Lebanese celebrate Easter amid election campaign

ebanese children hunt for easter eggs. (Supplied)
ebanese children hunt for easter eggs. (Supplied)
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Updated 18 April 2022

Lebanese celebrate Easter amid election campaign

ebanese children hunt for easter eggs. (Supplied)
  • We want better relations with Arab countries, says president

BEIRUT: Lebanese President Michel Aoun has assured the Lebanese that parliamentary elections will be held and that all the arrangements are ready, as people celebrated Easter.

He took part in the Easter Mass, which was led by Maronite Patriarch Bechara Boutros Al-Rai in Bkerke.

Aoun said he hoped for “the resurrection” of Lebanon.

“We are living through a difficult tragedy in which problems have accumulated. I am experiencing the same situation you are and what befell you, befell me also.”

The president met Al-Rai before the Mass and then told the media: “We want better relations with Arab countries, and the return of ambassadors to Beirut is an important step in this direction.”


Maronite Patriarch Bechara Boutros Al-Rahi urged people to vote in the upcoming elections because Lebanon ‘needs a national, sovereign and independent parliamentary majority.’

He hoped that the staff-level agreement with the International Monetary Fund would “positively affect” the situation in Lebanon and, speaking about the papal visit to Lebanon in June, wished “it would bring hope” to the country.

"Today, we live in the hope of the resurrection. As long as we are alive, we will not allow despair to get the best of us.”

Aoun also addressed the Shiite duo - the Amal movement and Hezbollah without naming them - and accused them once again of obstructing the work of the judicial investigation into the Beirut Port explosion.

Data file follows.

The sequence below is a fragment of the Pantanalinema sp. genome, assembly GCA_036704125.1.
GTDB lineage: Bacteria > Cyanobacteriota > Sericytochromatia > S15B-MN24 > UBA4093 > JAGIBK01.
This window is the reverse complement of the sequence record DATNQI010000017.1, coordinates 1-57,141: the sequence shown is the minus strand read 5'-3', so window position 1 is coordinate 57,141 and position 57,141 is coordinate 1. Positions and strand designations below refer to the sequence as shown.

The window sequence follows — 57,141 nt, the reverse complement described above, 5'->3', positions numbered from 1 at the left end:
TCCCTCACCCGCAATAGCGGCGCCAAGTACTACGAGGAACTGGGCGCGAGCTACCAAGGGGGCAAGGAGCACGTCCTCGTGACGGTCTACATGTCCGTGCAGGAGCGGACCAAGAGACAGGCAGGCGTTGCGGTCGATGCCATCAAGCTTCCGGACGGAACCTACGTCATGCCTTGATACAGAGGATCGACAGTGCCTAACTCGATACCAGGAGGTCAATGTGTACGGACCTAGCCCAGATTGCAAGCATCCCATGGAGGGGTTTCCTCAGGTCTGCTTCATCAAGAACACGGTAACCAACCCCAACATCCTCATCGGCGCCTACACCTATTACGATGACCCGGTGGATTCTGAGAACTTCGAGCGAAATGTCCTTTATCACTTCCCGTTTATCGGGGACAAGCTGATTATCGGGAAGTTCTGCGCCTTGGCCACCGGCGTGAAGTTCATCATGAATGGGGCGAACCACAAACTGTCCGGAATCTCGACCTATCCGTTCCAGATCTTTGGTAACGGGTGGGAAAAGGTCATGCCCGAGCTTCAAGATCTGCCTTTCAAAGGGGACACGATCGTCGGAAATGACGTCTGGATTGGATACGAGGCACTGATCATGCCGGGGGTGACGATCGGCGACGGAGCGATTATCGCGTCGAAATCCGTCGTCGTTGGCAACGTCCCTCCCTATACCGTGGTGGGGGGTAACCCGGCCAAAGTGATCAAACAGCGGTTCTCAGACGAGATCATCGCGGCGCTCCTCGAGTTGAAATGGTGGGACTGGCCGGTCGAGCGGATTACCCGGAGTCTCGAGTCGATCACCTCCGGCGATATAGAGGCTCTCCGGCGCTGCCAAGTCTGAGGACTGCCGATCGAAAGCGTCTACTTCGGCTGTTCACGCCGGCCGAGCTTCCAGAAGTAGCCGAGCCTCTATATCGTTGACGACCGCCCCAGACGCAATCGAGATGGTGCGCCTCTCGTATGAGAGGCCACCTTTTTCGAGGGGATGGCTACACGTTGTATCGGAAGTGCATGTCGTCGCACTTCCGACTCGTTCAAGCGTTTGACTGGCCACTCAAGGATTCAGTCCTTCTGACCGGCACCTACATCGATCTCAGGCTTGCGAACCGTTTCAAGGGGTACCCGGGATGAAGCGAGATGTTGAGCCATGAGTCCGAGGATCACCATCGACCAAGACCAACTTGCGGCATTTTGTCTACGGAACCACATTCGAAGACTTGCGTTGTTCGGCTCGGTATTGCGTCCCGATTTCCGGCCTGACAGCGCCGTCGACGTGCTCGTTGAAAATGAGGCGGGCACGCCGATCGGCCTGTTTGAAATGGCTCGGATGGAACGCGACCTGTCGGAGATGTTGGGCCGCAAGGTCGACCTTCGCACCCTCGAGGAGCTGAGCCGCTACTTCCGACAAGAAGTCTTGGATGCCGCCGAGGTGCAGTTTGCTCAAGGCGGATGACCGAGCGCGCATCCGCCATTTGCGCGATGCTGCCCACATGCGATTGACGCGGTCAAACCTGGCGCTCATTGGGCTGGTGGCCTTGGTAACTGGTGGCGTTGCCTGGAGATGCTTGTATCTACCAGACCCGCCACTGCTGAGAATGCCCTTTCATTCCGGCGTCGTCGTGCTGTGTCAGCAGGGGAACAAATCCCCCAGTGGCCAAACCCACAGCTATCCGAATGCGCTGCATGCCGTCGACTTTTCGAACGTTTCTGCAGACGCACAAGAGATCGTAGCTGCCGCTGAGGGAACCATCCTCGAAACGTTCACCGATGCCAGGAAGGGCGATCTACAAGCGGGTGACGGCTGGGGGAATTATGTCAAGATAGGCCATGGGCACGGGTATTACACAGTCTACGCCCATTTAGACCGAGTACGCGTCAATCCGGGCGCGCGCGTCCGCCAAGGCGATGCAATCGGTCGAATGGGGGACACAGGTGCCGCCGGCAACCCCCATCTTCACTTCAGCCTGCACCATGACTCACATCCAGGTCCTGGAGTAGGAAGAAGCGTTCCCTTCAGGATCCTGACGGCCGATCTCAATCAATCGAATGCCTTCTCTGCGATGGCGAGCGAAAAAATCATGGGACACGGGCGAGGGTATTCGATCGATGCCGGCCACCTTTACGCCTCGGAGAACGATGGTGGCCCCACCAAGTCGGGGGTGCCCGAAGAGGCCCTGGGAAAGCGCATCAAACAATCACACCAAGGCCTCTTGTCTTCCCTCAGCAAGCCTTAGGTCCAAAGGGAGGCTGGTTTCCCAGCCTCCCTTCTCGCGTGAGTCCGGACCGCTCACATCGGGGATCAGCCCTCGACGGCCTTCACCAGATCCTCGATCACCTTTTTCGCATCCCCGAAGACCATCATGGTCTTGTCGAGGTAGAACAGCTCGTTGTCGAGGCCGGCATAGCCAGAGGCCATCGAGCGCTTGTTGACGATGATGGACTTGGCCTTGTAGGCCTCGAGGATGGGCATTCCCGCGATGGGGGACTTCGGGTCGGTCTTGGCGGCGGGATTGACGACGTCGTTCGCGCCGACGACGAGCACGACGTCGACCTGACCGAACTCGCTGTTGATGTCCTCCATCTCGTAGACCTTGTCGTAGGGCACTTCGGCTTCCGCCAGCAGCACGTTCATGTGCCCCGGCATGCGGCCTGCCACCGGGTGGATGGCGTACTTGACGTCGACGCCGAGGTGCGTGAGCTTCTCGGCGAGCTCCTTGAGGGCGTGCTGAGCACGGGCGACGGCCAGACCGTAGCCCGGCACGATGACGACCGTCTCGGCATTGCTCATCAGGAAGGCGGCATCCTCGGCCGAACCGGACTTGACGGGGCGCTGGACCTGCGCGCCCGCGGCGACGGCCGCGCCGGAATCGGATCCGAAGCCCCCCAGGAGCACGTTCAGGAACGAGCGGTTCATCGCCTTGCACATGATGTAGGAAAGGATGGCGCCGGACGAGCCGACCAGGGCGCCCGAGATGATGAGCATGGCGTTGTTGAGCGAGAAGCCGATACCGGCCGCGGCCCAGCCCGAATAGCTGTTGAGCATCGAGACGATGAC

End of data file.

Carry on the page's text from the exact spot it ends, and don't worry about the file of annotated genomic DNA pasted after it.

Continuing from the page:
“They are the same parties obstructing the Cabinet’s work, and you know who they are. The families of the martyrs should address their demands to them.”

The ministers of Hezbollah and the Amal movement boycotted Cabinet sessions last October amid their demands to dismiss the investigator into the explosion, Judge Tarek Bitar.

In mid-January, after paralyzing Bitar’s work and bombarding him with lawsuits, they started attending sessions again.

During his Easter sermon on Sunday, Al-Rai urged people to vote in the upcoming elections because Lebanon needed a “national, sovereign, independent” parliamentary majority that believed in a legitimate state, constitutional institutions, and the Lebanese army as a single reference for arms and security, as well as the unity of political and military decisions.

“If the people do not realize the seriousness of the situation and choose the forces capable of defending Lebanon's entity and identity, and restoring Lebanon's Arab and international relations, then the people, not the political system, will bear the responsibility for the great collapse. Lebanon is lucky that change can still be achieved democratically. The results of the elections depend on the Lebanese votes. There are no previously determined losers or winners.